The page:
8 p.m. Tuesday, Nov. 7, 2023. The Capitol Theatre in Port Chester, New York. 20 minutes from my hometown of Yonkers, an hour from my new home of Yale. The lights go down as the first movement of Beethoven’s 9th Symphony plays from the PA system. The audience of 1800 erupts in rapturous applause. As I am frantically clapping, screaming and crying, the man of the evening waltzes onto the stage. The 82-year old Nobel Prize winner, philosopher of modern song, voice for the outcasts and skeptics of the American spirit, the man I have revered for nearly a decade has arrived. Seeing Bob Dylan in the flesh for the second time in my life is the surreal, out-of-body experience I need, especially in my first semester of university.

So, how did I get here? Where did my love for a man born in 1941 begin? Well, as many of my obsessions and interests begin, it all started with the Beatles. At the age of six, I discovered the band that would shape the trajectory of my musical landscape. By the time I was eight, I had memorized the members’ birthdays, the release dates of their albums and a good portion of the lyrics to their songs. Around the fifth grade, in the depths of my Beatlemania, I started exploring the life and career of Bob Dylan. I knew Bob Dylan as the poetic protest singer who introduced the Beatles to marijuana, possibly single-handedly changing the course of their career. When “Positively 4th Street” came on the oldies station on the radio, I would perk up in excitement to hear the twangy, reedy voice of Dylan, much to the chagrin of my father who would much rather hear Motown classics.

Thursday, Oct. 13, 2016. After finishing my homework and practicing the piano, I had dinner and watched the evening news with my parents. After stories about the foreign and domestic happenings of the time, a striking segment peaked my attention: Bob Dylan wins the Nobel Prize in Literature, the first songwriter to do so. The segment talked about his journey from being a Woody Guthrie protégé in Greenwich Village, to being hailed the folk messiah of his generation, to being called “Judas!” for daring to play rock n’ roll and to becoming a love-sick hopeless romantic. I voraciously read and listened to people debate if Dylan’s lyrics should be considered literature, especially on the level of American Nobel-winners such as William Faulkner or Ernest Hemingway.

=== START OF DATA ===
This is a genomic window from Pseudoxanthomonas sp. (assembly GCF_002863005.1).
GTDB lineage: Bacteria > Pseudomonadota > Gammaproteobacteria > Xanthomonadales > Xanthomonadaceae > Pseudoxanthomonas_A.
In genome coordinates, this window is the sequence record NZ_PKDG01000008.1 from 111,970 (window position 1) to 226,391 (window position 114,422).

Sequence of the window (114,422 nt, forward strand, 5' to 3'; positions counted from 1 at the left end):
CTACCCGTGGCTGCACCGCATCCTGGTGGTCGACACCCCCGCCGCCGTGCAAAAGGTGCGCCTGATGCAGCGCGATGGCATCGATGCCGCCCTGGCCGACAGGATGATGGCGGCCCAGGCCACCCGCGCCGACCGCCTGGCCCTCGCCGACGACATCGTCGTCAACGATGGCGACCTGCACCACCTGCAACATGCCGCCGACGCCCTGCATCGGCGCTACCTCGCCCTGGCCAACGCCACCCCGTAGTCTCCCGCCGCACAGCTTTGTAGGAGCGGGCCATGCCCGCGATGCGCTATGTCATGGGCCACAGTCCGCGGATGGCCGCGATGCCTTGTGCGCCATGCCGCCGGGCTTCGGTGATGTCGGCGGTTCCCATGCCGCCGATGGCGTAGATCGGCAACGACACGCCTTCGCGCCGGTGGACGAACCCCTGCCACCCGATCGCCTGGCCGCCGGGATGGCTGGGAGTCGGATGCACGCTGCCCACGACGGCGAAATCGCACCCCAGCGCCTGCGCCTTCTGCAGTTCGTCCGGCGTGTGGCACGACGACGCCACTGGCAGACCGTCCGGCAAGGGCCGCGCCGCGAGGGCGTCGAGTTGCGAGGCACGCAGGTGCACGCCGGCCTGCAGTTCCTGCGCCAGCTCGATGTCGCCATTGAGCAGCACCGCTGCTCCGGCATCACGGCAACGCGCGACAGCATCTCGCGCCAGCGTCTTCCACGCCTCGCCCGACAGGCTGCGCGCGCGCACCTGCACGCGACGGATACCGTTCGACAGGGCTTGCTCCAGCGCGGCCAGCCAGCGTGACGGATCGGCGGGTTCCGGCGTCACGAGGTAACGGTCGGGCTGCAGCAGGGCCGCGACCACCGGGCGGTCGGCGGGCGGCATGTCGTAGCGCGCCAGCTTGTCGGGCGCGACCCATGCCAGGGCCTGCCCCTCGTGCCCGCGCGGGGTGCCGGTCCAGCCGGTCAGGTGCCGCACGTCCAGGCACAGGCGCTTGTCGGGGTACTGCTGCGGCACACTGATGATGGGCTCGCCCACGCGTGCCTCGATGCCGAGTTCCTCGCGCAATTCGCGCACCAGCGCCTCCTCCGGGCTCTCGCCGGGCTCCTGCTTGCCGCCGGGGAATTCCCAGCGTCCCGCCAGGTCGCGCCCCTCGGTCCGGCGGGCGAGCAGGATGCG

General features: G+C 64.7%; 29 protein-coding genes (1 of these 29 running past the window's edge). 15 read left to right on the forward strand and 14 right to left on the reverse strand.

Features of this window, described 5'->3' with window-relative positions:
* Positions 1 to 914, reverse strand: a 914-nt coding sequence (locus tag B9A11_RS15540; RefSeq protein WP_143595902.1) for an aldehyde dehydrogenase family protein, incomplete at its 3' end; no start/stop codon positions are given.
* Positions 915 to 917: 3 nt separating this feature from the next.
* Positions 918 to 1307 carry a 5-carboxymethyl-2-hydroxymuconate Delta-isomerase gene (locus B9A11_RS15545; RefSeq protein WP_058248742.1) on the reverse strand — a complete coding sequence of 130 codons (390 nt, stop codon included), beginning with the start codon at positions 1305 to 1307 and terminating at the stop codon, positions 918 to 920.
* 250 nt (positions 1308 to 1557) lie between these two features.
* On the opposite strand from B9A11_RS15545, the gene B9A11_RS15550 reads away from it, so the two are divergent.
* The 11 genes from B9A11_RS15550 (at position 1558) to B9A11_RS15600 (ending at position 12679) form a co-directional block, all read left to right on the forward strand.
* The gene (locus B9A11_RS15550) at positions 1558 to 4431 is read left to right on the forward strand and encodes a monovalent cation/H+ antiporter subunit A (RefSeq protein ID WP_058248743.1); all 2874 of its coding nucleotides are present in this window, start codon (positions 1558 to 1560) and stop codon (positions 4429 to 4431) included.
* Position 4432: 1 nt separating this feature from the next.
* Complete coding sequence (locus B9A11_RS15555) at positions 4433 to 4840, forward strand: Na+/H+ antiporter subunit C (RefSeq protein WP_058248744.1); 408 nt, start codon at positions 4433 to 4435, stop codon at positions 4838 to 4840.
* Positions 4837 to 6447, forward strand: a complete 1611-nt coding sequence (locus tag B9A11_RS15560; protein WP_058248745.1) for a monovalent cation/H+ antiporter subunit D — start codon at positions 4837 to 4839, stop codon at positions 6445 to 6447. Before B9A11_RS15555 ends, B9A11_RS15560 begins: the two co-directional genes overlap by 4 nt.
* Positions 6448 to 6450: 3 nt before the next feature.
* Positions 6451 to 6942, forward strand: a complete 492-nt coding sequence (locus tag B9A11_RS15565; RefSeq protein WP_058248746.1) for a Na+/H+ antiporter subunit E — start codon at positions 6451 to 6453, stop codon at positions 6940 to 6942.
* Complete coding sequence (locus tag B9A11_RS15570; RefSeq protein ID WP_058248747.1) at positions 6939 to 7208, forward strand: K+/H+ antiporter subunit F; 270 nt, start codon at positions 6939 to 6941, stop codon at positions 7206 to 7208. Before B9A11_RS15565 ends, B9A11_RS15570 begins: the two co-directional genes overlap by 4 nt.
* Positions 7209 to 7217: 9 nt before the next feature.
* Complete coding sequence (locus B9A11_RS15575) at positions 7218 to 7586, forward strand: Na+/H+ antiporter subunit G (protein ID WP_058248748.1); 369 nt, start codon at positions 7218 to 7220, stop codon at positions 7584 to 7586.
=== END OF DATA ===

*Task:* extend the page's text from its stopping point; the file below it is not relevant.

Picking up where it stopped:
Saturday, Dec. 1, 2018. By this point in my life, I had plunged into the ocean of Dylan’s career and listened to much of his music from the 1960s. I was enamored with the album “John Wesley Harding,” a record seldom upheld by fans in the current age but lauded by critics in 1967. I started venturing into his 1970s albums, mostly his seminal 1975 release, “Blood on the Tracks.” I was struck by the beauty of songs like “You’re a Big Girl Now”, which made me cry the first time I listened. On that cold December night, I found myself in the mezzanine of Manhattan’s Beacon Theatre sitting next to my mother. At 8 p.m., the lights went down. Onstage appeared Bob Dylan and his band, as he was showered in applause by the audience. As was completely typical for the folk rebel, it was very hard to recognize what song Dylan was performing until he arrived at the chorus. Some of the songs, especially those from the latter part of his career, I didn’t even know. However, when he launched into the classic “Like a Rolling Stone”, I along with the audience erupted in cheers, shocked to see that Dylan would perform the song at all. I left the concert very satisfied, but I obviously still needed to dive deeper into his career.